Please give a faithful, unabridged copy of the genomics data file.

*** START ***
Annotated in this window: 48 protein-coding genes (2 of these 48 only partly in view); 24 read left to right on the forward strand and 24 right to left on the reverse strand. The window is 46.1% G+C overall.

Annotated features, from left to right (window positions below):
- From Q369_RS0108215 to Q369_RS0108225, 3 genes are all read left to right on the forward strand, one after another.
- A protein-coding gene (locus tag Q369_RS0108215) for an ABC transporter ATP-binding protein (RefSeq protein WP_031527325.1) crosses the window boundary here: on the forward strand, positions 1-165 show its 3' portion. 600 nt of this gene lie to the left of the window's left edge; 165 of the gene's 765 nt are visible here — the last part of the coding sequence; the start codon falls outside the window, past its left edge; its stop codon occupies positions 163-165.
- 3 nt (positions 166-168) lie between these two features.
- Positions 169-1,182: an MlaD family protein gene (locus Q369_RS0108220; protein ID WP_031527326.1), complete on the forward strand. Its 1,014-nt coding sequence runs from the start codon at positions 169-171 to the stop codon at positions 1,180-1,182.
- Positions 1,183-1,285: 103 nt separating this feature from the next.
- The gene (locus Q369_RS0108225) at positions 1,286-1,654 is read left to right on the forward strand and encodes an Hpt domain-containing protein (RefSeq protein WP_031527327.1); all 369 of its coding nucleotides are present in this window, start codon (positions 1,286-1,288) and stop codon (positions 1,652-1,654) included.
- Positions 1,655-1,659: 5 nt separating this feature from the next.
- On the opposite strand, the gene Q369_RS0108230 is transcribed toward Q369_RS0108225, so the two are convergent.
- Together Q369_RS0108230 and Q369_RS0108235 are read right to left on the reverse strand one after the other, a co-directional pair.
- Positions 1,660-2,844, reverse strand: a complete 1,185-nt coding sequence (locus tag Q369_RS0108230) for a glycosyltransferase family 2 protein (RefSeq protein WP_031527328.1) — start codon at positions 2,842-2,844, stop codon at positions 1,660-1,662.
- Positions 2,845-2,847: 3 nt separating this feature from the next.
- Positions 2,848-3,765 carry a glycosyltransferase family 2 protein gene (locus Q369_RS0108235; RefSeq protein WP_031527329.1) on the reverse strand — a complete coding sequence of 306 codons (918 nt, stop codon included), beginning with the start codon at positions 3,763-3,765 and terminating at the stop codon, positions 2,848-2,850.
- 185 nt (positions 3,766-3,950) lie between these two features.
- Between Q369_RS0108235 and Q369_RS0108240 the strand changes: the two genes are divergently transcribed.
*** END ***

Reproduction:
Annotated in this window: 48 protein-coding genes (2 of these 48 only partly in view); 24 read left to right on the forward strand and 24 right to left on the reverse strand. The window is 46.1% G+C overall.

Annotated features, from left to right (window positions below):
- From Q369_RS0108215 to Q369_RS0108225, 3 genes are all read left to right on the forward strand, one after another.
- A protein-coding gene (locus tag Q369_RS0108215) for an ABC transporter ATP-binding protein (RefSeq protein WP_031527325.1) crosses the window boundary here: on the forward strand, positions 1-165 show its 3' portion. 600 nt of this gene lie to the left of the window's left edge; 165 of the gene's 765 nt are visible here — the last part of the coding sequence; the start codon falls outside the window, past its left edge; its stop codon occupies positions 163-165.
- 3 nt (positions 166-168) lie between these two features.
- Positions 169-1,182: an MlaD family protein gene (locus Q369_RS0108220; protein ID WP_031527326.1), complete on the forward strand. Its 1,014-nt coding sequence runs from the start codon at positions 169-171 to the stop codon at positions 1,180-1,182.
- Positions 1,183-1,285: 103 nt separating this feature from the next.
- The gene (locus Q369_RS0108225) at positions 1,286-1,654 is read left to right on the forward strand and encodes an Hpt domain-containing protein (RefSeq protein WP_031527327.1); all 369 of its coding nucleotides are present in this window, start codon (positions 1,286-1,288) and stop codon (positions 1,652-1,654) included.
- Positions 1,655-1,659: 5 nt separating this feature from the next.
- On the opposite strand, the gene Q369_RS0108230 is transcribed toward Q369_RS0108225, so the two are convergent.
- Together Q369_RS0108230 and Q369_RS0108235 are read right to left on the reverse strand one after the other, a co-directional pair.
- Positions 1,660-2,844, reverse strand: a complete 1,185-nt coding sequence (locus tag Q369_RS0108230) for a glycosyltransferase family 2 protein (RefSeq protein WP_031527328.1) — start codon at positions 2,842-2,844, stop codon at positions 1,660-1,662.
- Positions 2,845-2,847: 3 nt separating this feature from the next.
- Positions 2,848-3,765 carry a glycosyltransferase family 2 protein gene (locus Q369_RS0108235; RefSeq protein WP_031527329.1) on the reverse strand — a complete coding sequence of 306 codons (918 nt, stop codon included), beginning with the start codon at positions 3,763-3,765 and terminating at the stop codon, positions 2,848-2,850.
- 185 nt (positions 3,766-3,950) lie between these two features.
- Between Q369_RS0108235 and Q369_RS0108240 the strand changes: the two genes are divergently transcribed.